The softness factor gets us back to where flopping originated: European soccer pitches. I truly hate flopping. The only basketball-related thing I hate more than flopping is the man who flops. I’m talking to you, Manu Ginobili. Refs calling a foul on a flop is basically rewarding someone for being a punk-ass. Why do the refs have to bail you out? Why can’t you man up and play real defense, or get by your man on offense? And it’s filtered down into the NBA. That’s the sad thing. Why are we trying to turn basketball into soccer, where flopping not only is acceptable but encouraged? Used to be, somebody drew fouls by driving hard to the basket. Now? You can draw fouls by flailing your arms out and crying like a little bitch. Yeah, I said bitch. I hate flopping, and I’m steeling myself up for a lot of it because, well, that just how the European teams play.

Now those rule changes, however nonsensical given who’s changing them, are there, and we have to deal with them. Sam thinks we have done a poor job preparing for the international style of play, but Chris Sheridan of disagrees. Check out his article on how LeBron James has morphed into a FIBA player. This should come as no surprise. Haven’t we been working on this for the past two years?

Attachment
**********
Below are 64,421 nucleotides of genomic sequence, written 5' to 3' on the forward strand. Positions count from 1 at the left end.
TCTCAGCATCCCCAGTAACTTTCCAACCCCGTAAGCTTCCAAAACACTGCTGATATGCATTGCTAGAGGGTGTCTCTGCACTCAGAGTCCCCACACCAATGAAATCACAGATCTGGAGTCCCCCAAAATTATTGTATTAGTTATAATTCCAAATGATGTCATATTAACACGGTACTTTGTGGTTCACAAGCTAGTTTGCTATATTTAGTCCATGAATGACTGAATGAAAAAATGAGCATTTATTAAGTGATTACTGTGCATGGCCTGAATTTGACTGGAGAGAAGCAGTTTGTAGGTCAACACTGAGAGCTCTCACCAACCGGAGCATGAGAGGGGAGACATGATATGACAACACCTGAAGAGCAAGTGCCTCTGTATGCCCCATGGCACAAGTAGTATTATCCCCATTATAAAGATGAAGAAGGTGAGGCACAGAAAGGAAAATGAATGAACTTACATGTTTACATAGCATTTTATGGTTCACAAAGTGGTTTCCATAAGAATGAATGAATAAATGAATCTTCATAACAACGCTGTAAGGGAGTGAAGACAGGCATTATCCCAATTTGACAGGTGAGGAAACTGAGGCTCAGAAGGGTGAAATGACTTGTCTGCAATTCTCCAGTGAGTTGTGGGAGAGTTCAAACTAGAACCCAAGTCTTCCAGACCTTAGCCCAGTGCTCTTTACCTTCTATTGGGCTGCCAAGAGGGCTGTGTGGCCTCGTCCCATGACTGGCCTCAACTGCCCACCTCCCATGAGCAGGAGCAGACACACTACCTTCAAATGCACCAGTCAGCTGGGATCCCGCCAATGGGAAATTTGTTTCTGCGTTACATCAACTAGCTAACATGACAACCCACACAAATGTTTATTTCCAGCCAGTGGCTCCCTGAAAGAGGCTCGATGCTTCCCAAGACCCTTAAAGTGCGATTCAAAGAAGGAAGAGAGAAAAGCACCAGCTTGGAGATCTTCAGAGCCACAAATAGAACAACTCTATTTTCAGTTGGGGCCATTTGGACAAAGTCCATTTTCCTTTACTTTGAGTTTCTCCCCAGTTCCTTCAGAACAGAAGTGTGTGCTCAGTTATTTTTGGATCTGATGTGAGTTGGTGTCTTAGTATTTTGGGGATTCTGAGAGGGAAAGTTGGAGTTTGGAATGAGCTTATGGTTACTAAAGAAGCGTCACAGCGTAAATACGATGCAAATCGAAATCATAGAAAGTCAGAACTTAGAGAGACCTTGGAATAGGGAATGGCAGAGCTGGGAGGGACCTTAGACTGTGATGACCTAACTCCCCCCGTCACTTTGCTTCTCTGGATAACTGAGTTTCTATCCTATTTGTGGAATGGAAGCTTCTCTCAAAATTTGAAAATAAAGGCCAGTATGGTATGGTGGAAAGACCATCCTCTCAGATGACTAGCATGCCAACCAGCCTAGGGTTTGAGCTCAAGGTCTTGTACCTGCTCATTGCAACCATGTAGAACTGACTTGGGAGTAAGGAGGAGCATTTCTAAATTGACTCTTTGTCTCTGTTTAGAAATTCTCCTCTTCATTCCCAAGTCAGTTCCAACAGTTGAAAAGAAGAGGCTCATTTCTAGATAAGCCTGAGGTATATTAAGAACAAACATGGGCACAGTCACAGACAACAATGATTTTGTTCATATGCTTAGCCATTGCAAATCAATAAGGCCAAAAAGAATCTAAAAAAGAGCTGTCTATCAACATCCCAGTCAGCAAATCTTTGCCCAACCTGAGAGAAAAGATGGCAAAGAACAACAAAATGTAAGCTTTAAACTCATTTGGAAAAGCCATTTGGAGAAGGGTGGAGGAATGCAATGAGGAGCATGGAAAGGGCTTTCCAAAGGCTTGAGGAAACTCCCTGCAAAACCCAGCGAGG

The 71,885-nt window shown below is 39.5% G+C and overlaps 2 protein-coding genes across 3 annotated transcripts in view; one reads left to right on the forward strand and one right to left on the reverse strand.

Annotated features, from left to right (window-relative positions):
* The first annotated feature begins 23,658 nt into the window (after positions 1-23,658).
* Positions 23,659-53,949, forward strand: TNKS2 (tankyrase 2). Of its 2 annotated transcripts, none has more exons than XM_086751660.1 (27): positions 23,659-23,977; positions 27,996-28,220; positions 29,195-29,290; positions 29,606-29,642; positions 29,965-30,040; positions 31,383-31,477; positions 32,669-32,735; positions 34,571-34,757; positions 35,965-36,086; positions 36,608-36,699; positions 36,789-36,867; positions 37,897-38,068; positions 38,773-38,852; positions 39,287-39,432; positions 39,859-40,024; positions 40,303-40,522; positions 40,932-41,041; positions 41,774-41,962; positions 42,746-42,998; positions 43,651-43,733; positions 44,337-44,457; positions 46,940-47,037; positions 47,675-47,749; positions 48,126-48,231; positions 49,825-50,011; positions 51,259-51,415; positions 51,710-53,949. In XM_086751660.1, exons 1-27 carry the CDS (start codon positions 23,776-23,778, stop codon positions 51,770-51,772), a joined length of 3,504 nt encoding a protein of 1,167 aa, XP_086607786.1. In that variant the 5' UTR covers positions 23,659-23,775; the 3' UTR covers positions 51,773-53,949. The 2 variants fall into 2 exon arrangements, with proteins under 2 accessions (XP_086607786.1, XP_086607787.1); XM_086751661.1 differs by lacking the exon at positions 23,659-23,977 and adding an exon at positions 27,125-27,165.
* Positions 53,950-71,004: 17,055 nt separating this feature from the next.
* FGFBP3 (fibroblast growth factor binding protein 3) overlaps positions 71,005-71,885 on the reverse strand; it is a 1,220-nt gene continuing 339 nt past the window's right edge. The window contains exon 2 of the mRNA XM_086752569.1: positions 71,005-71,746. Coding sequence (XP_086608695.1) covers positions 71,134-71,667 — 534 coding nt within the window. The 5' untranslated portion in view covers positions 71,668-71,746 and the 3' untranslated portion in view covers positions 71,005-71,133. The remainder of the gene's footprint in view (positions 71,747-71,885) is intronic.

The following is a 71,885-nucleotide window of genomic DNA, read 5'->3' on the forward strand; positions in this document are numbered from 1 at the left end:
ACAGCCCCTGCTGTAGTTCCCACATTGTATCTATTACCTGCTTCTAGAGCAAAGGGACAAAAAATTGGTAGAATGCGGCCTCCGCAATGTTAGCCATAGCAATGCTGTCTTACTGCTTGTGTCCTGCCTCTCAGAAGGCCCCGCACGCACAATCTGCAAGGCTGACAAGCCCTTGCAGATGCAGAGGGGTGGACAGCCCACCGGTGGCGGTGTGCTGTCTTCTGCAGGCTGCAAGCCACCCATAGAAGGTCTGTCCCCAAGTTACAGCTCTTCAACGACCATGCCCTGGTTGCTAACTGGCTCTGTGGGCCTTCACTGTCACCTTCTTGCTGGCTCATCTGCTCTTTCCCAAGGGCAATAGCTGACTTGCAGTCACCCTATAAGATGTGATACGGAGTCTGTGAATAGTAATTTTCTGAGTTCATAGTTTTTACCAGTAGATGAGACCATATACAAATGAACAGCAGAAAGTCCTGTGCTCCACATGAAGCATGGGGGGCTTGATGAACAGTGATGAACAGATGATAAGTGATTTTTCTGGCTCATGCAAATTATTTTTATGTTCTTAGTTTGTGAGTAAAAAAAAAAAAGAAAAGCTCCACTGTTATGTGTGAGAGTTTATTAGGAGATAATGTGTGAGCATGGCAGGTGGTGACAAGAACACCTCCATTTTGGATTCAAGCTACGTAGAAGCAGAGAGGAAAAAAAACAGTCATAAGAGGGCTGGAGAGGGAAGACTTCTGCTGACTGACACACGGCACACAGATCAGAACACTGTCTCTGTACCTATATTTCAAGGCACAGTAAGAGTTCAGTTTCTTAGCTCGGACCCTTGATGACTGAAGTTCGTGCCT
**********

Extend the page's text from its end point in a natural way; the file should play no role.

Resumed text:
LeBron James and Carmelo Anthony probably aren’t at their given positions playing power forward. But let’s think seriously about the legit power forwards we’ll be facing: Pau Gasol, if he is going to be playing significant time at that position, is the only one I’m worried about. He’s a great player, there’s no getting around it. I think a good way to handle that is to have Chris Bosh and Dwight Howard on the court covering Marc and Pau Gasol as much as possible, and when they're not, have either Howard or Bosh cheat over to Pau. I am very comfortable with making Marc and the rest of Spain beat us, especially when their second-best player had to fight for playing time behind the esteemed T.J. Ford of the Toronto Raptors.

Luis Scola? Is that even a real question? Yeah he’s a good role player, that’s about it. He’s only an inch taller than LeBron and the same height as Melo, so stick one of them on him. End of story.

Mehmet Okur? I dare him to beat us on his own. I’m trying to think if I know anyone else on Turkey’s squad…let’s see…nope. Just D up everyone else and let Memo beat us. Or better yet, triple-team Memo and let the rest of the team beat us. Actually, no. That would be mean.